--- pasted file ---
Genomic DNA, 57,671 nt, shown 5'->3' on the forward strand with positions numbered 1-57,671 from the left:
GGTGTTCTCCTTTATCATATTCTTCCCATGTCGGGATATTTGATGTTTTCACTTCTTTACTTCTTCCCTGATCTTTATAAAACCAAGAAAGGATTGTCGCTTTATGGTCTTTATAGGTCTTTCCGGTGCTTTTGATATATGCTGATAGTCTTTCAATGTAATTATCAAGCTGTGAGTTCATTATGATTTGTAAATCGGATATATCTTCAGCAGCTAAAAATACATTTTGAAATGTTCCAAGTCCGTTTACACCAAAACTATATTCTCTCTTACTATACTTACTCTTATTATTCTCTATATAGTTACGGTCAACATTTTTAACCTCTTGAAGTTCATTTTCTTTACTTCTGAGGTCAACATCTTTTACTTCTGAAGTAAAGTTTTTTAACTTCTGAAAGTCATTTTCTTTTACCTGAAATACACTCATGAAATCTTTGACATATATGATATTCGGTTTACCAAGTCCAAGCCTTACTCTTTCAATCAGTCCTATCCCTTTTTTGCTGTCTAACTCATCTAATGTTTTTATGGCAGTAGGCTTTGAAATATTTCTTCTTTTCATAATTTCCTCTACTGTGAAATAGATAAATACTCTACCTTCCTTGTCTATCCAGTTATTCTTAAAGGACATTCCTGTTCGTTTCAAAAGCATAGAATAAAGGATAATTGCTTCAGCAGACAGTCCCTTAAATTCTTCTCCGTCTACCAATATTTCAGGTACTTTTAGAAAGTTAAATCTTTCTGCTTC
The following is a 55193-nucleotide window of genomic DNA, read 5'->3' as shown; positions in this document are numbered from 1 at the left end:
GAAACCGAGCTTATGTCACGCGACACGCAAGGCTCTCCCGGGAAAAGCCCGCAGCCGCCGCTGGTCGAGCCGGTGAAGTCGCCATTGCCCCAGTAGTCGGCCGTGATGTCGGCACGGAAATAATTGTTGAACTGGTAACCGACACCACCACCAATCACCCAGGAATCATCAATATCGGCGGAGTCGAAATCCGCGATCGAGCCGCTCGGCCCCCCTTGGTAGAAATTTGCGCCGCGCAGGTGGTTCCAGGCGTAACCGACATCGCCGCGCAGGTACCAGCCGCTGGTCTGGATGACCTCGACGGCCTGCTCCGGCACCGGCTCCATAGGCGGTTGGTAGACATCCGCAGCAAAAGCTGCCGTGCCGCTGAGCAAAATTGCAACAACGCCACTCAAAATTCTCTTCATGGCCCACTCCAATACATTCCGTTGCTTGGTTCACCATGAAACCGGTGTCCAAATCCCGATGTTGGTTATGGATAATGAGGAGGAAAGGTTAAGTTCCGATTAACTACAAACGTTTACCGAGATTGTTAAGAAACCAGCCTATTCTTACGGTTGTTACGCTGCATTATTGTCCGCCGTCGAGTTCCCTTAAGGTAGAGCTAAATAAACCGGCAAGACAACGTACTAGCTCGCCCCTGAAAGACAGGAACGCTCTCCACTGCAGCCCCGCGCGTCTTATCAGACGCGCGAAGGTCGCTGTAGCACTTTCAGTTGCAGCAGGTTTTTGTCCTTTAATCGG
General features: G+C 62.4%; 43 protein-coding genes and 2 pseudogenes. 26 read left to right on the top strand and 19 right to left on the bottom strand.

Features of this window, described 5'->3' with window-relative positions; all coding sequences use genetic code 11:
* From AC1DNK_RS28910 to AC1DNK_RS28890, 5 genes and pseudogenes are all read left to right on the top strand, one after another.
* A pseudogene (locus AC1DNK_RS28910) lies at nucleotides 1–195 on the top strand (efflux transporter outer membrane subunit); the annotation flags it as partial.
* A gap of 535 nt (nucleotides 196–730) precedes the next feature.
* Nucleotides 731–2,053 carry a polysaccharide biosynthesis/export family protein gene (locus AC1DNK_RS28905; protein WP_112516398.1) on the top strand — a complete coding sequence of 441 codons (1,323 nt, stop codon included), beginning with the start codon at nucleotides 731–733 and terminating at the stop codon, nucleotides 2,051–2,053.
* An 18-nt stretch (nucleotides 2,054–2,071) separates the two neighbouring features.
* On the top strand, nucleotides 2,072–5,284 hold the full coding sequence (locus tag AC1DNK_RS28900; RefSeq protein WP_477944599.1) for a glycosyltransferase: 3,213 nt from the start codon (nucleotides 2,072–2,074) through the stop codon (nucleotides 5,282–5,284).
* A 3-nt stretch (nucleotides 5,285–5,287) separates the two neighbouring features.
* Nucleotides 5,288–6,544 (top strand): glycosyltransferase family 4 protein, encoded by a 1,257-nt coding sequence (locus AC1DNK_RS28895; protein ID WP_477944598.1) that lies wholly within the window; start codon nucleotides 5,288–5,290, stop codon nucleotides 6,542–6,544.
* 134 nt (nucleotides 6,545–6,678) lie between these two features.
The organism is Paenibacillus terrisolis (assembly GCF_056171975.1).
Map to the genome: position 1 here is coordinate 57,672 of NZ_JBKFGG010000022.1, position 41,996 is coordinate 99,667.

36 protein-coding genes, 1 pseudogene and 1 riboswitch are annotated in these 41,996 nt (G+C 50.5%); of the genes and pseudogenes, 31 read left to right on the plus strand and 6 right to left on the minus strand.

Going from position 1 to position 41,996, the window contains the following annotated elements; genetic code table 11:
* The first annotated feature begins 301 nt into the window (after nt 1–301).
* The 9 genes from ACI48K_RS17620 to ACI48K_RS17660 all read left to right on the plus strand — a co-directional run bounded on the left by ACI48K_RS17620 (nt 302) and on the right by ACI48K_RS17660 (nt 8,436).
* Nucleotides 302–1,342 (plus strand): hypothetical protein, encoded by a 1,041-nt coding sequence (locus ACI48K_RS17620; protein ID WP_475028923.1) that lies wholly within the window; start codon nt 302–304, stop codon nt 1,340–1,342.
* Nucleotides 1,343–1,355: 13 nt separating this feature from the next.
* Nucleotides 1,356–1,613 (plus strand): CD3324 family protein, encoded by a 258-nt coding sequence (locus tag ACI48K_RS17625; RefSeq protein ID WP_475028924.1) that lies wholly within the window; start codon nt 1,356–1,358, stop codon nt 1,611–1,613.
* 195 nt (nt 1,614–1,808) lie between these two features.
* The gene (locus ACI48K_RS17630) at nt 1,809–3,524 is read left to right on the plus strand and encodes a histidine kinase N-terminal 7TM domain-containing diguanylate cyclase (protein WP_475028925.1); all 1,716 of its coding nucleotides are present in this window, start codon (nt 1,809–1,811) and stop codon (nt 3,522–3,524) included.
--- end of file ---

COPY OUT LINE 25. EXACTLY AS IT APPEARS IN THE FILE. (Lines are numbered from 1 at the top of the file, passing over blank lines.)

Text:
* 195 nt (nt 1,614–1,808) lie between these two features.